Earlier this month, I completed the Insanity workout and was in great shape as I prepared for a martial-arts tournament. My world came crashing down a bit, however, when I dislocated and broke my right ankle. I cannot bear weight on it for eight weeks and will have only limited chances to exercise. I cannot resume my martial-arts training for another four months.

This is the first in series of articles discussing my broken-ankle recovery process.

My Ankle: Not for the Faint of Heart

dislocated ankle

I entered a high-profile sport-karate tournament because it offered the chance to compete in continuous fighting. Other tournaments focus more heavily either on Olympic-style sparring (mostly kicks) or point sparring (the action stops each time one fighter makes contact). Continuous fighting has a feel more like boxing or kickboxing because the action is mostly non-stop.

We had five fighters in the 40-49 year-old division. Given how few people compete after the age of 30, this was a good turnout. I drew a fighter from England. He was slightly smaller than me but seemed very serious. The winner of our match would face a sixth-degree black belt who had to be the favorite to win our division.

I dominated the fight with the Englishman. I was aggressive. He could not handle my hand speed and versatility. For three months I had envisioned the best fight I could imagine, and the best fight was happening. Nothing went wrong.

That is, until the final five seconds.

I threw a defensive kick near the end of the match, expecting the referee to call time. At that moment, my opponent lunged at me and caught me with a good shot. I stumbled backward and tripped on the toe of my right foot. I fell over, slightly angry that he knocked me down. I immediately tried to stand up, but something was wrong. I could not plant my right foot. I picked up my foot to glance down, and it appeared as if my shoe had come off at an odd angle because my foot was pointing to the right.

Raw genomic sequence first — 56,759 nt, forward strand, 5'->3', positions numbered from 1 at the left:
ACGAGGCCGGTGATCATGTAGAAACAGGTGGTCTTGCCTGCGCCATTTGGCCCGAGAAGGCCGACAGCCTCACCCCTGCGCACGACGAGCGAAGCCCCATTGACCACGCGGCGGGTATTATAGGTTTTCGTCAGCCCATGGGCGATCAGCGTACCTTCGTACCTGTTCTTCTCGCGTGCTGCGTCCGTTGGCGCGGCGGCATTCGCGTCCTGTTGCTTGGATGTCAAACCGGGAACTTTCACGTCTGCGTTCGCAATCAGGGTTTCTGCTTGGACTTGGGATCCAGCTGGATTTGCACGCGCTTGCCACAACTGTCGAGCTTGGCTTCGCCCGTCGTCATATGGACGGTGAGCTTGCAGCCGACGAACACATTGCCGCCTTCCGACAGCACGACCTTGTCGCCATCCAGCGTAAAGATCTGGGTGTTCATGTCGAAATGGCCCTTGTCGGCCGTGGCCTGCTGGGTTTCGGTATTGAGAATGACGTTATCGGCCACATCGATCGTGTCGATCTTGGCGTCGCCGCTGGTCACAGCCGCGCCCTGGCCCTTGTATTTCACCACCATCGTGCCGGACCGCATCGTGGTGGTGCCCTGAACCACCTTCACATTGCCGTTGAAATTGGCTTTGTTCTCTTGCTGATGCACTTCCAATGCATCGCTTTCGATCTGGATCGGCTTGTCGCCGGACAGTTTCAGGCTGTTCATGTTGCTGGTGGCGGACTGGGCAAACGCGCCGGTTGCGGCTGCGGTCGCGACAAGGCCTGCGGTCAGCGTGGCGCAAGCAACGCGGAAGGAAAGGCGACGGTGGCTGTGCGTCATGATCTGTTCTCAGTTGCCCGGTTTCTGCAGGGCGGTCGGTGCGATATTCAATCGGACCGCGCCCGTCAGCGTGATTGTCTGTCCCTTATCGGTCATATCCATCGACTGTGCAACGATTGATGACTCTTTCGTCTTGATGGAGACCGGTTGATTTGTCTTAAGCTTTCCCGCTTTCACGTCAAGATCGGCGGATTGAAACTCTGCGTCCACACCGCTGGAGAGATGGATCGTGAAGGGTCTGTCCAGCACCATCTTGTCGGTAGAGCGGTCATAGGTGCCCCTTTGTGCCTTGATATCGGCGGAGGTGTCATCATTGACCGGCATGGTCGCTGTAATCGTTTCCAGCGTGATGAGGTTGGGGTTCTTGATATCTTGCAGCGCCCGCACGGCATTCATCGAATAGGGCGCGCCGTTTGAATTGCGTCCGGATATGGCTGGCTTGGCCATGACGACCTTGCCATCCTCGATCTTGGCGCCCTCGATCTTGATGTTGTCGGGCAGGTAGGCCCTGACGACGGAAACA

My shoe was just fine. I had dislocated my ankle, and my right foot was turned at a 90-degree angle. I fell back to the floor, and the referee asked if my head was okay. When I pointed to my ankle, he motioned frantically for the medical staff to come immediately.

Oddly, the pain was bearable. My thoughts raced, as I had my young son with me and no way to get home. The medics were taking me to a hospital, and I did not know where that hospital was. My wife was nearly two hours away. We worked everything out so that my wife could pick up my son later that evening, but I was living through a short nightmare and just wanted to wake up.

Not Enjoying My Time in the Emergency Room

Emergency Room

The doctors put the ankle back in place, but the damage was extensive. I completely broke my fibula, so I had to have surgery. This took place two days after I suffered the injury. The surgeon was fortunately an ankle specialist, and he inserted a metal plate and seven screws to hold my ankle together.

I had not been in a hospital as a patient in over 30 years. My mindset for the three previous months had been on extreme cardio workouts along with training for martial-arts matches. For three days, though, I could only hop around the hospital room trying to stay active. The first time I smiled since the day of the accident was when the nurse brought me crutches so that I could move around more on my own.

Next post in this series: The First Week